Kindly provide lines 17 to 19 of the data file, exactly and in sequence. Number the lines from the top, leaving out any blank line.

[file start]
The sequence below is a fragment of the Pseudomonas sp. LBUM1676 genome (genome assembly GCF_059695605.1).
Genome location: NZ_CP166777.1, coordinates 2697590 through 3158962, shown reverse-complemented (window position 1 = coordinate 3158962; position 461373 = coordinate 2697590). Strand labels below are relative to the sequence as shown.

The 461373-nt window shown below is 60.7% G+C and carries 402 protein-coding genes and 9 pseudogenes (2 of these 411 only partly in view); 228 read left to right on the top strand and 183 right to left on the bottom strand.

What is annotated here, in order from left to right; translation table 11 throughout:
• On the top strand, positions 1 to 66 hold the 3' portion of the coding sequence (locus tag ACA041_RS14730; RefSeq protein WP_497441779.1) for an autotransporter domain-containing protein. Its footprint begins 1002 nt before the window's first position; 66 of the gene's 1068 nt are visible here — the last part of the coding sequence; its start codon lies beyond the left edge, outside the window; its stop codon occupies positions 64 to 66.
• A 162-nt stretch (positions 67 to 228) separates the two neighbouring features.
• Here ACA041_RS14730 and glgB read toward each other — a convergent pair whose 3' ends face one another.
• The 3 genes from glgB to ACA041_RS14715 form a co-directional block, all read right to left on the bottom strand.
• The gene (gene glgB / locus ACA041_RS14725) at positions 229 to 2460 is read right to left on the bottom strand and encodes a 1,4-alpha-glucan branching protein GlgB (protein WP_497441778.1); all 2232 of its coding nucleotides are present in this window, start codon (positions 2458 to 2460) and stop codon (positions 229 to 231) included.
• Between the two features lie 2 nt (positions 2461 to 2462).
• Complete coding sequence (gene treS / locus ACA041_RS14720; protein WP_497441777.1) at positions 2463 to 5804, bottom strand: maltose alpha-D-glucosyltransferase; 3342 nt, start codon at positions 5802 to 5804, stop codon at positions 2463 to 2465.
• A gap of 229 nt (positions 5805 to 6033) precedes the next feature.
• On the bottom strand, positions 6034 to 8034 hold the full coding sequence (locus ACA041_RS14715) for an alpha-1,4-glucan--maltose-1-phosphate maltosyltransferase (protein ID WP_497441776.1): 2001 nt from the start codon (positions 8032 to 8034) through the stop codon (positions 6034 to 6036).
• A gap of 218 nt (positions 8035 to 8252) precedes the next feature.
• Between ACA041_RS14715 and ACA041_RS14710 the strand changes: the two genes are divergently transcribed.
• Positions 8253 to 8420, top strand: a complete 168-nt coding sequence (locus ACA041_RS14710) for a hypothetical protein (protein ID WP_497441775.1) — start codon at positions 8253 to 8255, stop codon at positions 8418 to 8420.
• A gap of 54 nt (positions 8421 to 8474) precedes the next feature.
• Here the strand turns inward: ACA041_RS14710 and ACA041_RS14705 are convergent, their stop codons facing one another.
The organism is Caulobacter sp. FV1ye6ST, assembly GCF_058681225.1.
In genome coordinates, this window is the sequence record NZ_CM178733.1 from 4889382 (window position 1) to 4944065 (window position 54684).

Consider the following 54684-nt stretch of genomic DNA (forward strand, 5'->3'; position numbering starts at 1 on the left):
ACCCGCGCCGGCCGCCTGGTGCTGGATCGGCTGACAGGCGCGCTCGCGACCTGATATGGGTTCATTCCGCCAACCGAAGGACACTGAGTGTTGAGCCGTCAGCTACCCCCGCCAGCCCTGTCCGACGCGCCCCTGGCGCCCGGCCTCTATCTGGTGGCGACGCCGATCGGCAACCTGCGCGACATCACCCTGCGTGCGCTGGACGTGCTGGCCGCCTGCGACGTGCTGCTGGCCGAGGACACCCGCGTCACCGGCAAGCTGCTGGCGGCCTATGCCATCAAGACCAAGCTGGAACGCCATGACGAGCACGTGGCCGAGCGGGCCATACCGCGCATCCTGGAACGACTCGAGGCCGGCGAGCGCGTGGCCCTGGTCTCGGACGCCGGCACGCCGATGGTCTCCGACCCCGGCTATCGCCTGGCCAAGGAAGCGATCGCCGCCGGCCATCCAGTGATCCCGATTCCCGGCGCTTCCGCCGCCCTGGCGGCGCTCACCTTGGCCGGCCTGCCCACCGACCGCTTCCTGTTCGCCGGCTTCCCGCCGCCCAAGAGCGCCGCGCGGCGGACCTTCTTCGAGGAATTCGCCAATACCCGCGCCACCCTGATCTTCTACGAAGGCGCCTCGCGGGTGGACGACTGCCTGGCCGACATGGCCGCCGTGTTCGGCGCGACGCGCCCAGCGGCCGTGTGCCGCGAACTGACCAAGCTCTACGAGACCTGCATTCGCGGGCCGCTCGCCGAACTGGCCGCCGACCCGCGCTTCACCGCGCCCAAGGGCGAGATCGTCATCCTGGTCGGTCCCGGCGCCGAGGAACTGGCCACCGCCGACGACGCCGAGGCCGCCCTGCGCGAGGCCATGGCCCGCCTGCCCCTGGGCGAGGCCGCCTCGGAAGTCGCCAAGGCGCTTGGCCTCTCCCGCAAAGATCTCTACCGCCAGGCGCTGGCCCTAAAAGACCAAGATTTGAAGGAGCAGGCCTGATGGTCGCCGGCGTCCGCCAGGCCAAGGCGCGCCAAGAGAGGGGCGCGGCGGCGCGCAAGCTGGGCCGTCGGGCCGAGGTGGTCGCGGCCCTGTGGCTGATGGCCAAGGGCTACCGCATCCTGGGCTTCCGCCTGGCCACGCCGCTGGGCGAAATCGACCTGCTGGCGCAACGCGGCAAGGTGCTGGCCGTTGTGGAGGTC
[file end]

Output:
• A gap of 54 nt (positions 8421 to 8474) precedes the next feature.
• Here the strand turns inward: ACA041_RS14710 and ACA041_RS14705 are convergent, their stop codons facing one another.
The organism is Caulobacter sp. FV1ye6ST, assembly GCF_058681225.1.